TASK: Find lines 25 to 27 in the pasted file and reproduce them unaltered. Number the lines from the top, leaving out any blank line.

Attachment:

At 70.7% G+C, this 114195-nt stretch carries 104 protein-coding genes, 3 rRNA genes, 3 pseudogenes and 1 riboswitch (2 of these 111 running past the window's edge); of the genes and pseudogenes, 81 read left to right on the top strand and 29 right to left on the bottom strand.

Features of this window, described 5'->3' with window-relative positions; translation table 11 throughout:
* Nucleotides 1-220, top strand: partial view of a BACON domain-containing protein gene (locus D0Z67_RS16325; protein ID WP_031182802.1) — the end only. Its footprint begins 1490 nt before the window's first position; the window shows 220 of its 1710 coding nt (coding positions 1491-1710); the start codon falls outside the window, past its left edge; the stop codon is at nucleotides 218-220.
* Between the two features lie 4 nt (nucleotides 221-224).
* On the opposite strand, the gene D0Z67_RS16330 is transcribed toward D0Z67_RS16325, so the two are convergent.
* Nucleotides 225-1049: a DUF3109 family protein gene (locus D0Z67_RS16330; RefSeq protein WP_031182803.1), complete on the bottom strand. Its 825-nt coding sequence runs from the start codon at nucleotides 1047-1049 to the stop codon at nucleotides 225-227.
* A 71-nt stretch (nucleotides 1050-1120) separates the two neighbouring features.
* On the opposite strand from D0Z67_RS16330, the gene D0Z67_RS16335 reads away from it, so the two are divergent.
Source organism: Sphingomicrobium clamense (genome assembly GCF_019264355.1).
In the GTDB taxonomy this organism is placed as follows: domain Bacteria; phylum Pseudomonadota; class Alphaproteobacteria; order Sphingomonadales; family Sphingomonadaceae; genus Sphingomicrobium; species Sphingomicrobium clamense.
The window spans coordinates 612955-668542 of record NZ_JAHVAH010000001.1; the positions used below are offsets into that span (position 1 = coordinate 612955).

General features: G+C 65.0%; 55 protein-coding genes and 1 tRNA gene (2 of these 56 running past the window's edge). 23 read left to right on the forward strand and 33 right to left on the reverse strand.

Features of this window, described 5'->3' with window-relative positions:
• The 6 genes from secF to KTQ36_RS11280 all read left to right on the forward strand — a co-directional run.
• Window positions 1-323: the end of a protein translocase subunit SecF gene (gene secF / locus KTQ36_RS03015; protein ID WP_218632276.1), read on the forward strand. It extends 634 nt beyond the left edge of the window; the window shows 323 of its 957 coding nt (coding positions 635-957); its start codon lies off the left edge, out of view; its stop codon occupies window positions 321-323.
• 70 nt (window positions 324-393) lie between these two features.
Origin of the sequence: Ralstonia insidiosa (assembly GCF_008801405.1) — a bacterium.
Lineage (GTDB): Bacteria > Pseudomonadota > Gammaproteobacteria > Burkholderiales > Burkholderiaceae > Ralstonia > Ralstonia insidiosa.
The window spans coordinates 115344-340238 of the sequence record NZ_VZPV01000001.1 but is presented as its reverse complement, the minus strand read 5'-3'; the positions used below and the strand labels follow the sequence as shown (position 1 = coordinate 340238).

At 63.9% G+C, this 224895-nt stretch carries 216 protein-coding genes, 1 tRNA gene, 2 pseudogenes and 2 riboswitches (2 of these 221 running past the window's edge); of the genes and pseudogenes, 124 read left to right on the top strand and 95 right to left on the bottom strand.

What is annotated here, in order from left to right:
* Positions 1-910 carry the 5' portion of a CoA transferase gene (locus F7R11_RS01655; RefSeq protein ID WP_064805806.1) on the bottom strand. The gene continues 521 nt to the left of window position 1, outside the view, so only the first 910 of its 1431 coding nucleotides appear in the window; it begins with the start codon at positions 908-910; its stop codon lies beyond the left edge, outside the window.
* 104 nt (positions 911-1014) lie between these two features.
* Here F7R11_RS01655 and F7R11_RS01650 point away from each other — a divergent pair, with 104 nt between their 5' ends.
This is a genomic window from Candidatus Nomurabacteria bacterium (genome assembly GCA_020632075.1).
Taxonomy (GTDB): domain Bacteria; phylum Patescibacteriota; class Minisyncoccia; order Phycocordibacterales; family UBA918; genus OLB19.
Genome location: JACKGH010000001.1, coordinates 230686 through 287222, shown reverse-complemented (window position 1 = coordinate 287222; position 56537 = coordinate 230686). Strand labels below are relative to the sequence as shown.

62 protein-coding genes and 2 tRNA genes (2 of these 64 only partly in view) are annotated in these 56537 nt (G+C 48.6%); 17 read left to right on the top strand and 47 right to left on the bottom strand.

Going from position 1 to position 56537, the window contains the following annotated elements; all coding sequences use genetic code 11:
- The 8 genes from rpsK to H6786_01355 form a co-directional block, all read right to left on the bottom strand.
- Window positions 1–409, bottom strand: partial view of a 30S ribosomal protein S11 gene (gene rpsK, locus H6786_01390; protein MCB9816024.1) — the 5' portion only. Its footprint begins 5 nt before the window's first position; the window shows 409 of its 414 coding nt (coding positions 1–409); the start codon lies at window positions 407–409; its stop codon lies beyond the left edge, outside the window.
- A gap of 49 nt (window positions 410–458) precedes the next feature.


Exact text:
This is a genomic window from Candidatus Nomurabacteria bacterium (genome assembly GCA_020632075.1).
Taxonomy (GTDB): domain Bacteria; phylum Patescibacteriota; class Minisyncoccia; order Phycocordibacterales; family UBA918; genus OLB19.
Genome location: JACKGH010000001.1, coordinates 230686 through 287222, shown reverse-complemented (window position 1 = coordinate 287222; position 56537 = coordinate 230686). Strand labels below are relative to the sequence as shown.